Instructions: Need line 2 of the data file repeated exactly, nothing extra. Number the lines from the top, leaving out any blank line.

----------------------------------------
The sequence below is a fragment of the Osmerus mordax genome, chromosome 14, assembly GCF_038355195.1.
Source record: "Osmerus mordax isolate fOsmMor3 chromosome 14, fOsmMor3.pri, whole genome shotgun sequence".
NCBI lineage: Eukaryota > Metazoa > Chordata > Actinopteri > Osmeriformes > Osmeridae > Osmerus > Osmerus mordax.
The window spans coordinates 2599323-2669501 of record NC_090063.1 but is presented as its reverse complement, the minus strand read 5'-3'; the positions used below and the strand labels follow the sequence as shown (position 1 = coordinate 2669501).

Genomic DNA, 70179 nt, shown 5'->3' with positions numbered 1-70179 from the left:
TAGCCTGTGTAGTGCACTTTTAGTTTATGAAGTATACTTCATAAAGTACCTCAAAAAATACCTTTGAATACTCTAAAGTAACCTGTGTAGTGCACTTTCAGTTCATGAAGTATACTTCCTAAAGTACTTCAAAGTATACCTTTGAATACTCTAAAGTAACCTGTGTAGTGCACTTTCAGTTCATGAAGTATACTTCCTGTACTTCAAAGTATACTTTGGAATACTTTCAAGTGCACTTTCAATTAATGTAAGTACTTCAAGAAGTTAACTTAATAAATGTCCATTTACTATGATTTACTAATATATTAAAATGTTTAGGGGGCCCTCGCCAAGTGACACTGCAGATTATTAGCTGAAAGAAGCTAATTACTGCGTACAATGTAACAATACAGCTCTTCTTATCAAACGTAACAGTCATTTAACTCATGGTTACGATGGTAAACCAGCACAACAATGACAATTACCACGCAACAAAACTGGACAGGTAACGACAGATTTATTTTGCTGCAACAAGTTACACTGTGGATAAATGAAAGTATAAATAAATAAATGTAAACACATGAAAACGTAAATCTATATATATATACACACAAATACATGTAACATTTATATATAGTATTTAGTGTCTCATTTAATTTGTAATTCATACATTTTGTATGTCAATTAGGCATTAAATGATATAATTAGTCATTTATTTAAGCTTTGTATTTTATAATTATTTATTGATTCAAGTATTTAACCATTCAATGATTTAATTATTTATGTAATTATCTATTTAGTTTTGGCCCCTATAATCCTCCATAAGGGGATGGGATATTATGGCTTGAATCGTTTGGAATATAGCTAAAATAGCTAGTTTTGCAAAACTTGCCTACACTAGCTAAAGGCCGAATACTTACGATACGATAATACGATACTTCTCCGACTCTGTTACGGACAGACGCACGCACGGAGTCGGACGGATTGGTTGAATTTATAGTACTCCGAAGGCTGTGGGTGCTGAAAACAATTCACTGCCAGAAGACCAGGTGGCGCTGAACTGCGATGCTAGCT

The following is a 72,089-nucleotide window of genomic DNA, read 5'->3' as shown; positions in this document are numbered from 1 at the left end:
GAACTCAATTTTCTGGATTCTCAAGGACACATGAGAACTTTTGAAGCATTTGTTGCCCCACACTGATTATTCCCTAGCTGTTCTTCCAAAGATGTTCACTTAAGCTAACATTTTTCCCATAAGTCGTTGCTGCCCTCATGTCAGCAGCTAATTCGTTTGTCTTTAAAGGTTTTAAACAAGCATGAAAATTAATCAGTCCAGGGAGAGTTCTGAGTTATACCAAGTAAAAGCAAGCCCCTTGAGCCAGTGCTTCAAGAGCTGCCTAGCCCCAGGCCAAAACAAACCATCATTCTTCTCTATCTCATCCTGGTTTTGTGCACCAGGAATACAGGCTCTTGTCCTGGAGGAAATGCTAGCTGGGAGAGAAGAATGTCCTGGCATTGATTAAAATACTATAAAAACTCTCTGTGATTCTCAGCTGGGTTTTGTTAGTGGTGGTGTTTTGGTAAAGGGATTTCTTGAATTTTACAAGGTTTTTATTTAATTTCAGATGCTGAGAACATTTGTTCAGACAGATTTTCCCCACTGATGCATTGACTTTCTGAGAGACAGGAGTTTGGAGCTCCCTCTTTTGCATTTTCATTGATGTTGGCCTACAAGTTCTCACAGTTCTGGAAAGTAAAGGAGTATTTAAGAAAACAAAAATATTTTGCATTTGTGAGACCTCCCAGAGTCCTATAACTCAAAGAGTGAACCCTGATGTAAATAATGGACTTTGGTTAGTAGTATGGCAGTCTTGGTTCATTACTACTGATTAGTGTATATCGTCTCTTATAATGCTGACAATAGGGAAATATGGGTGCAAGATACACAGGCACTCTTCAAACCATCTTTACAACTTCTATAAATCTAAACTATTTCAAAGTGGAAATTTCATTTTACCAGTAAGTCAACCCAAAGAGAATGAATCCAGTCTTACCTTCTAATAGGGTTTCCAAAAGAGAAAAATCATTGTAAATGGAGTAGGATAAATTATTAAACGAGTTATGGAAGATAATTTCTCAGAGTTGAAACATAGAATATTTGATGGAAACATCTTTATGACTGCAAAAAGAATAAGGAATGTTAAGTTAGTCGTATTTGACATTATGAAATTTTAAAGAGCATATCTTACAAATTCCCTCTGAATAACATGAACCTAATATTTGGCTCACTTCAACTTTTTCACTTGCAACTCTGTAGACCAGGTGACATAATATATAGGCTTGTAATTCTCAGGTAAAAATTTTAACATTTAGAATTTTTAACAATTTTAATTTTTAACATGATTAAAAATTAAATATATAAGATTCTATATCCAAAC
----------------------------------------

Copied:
Source record: "Osmerus mordax isolate fOsmMor3 chromosome 14, fOsmMor3.pri, whole genome shotgun sequence".